I am working on deploying some new VMs to demo some of the latest Nexenta products but I found one issue instantly. The deployment requires 10 Gbps networking and since it is all internal to my macbook I assumed this would be easy. Unfortunately VMware Fusion 7 does not have a graphical way that I can find to change the type NIC. Turns out this is very easy and I thought I would share the process so here goes..
- Build the VM with whatever number of NICs you need.
- Power off the VM
- Quit VMware Fusion
- Go to the location of the virtual machines
- Right-click on the VM you want to edit
- Select “Show Package Contents”
- Right-click on the .vmx file and open with TextEdit
- Make sure you open Preferences and uncheck “Smart Quotes” if you dont it adds stuff into the VMX file
- By default all the NIC will show as e1000, you need to change them to vmxnet3. Find this line: ethernet0.virtualDev = “e1000” and change the e1000 to vmxnet3
- Save the file
- Open Fusion and Start the VM
I was fortunate to spend the last couple days at the Charlotte VMware User Summit. For those of you not familar, the User Summits or Conferences are larger regional and all day conferences for the VMware Users Group. I happen to be one of the leaders for the Washington DC group, and have been heavily involved in the Potomac Regional VMware User Conference that is coming up next week. If you are in the area and have not registered, then you should using this link http://www.vmug.com/p/cm/ld/fid=1742. These summits are a great way to interact both professionally and often socially with some of the brightest and most innovative minds in the virtualization community. Continue reading “Charlotte VMware User Summit and a little restaurant review”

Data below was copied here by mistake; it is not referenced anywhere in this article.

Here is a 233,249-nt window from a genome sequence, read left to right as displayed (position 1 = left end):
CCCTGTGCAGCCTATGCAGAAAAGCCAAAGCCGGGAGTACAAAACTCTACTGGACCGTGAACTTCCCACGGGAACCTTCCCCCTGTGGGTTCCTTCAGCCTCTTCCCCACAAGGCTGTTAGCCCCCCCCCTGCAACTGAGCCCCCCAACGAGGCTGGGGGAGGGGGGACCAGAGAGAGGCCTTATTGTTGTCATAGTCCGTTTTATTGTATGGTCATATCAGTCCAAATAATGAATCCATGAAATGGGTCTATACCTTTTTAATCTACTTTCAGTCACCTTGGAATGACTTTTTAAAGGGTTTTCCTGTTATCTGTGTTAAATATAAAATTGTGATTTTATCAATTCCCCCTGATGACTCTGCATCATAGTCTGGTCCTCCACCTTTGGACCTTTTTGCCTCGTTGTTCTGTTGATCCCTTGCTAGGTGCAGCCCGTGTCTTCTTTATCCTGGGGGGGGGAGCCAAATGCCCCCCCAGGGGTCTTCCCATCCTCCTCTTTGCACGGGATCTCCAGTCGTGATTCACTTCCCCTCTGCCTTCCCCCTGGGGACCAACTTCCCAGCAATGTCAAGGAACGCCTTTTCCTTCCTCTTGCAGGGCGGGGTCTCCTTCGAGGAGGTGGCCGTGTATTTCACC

The time has come again to beg and plead for votes to present at the annual VMware User Conference VMworld. Each year thousand of people submit abstracts to speak with less than 200 sessions being available. I have had the good fortune to speak at lots of VMware User Conferences and numerous other conferences but not VMworld so please take a few minutes and vote for my sessions. Just go to VMworld.com and click on the link in the middle to vote for sessions. You will need a VMworld.com account but those are free. Then click the filer options and type “Letschin” into the keyword box. Heres what you should see
Continue reading “VMworld Session Voting is Open”
Those of you that got to make it out to the VMware Partner Exchange probably got to see the demo in the Nexenta Booth.
Alot of the common social media geeks around virtualization got to swing by. Chris Wahl from WahlNetworks included. This was not an overly complex demo, but I wanted something fun to show off VDI sessions. Using the real time performance metrics that are shown in NexentaVSA for View, we can actually see the systems running.
The install was rather easy, with one caveat. VMware View does not recognize the Classic USB NES Controller for PC that we picked up from Amazon.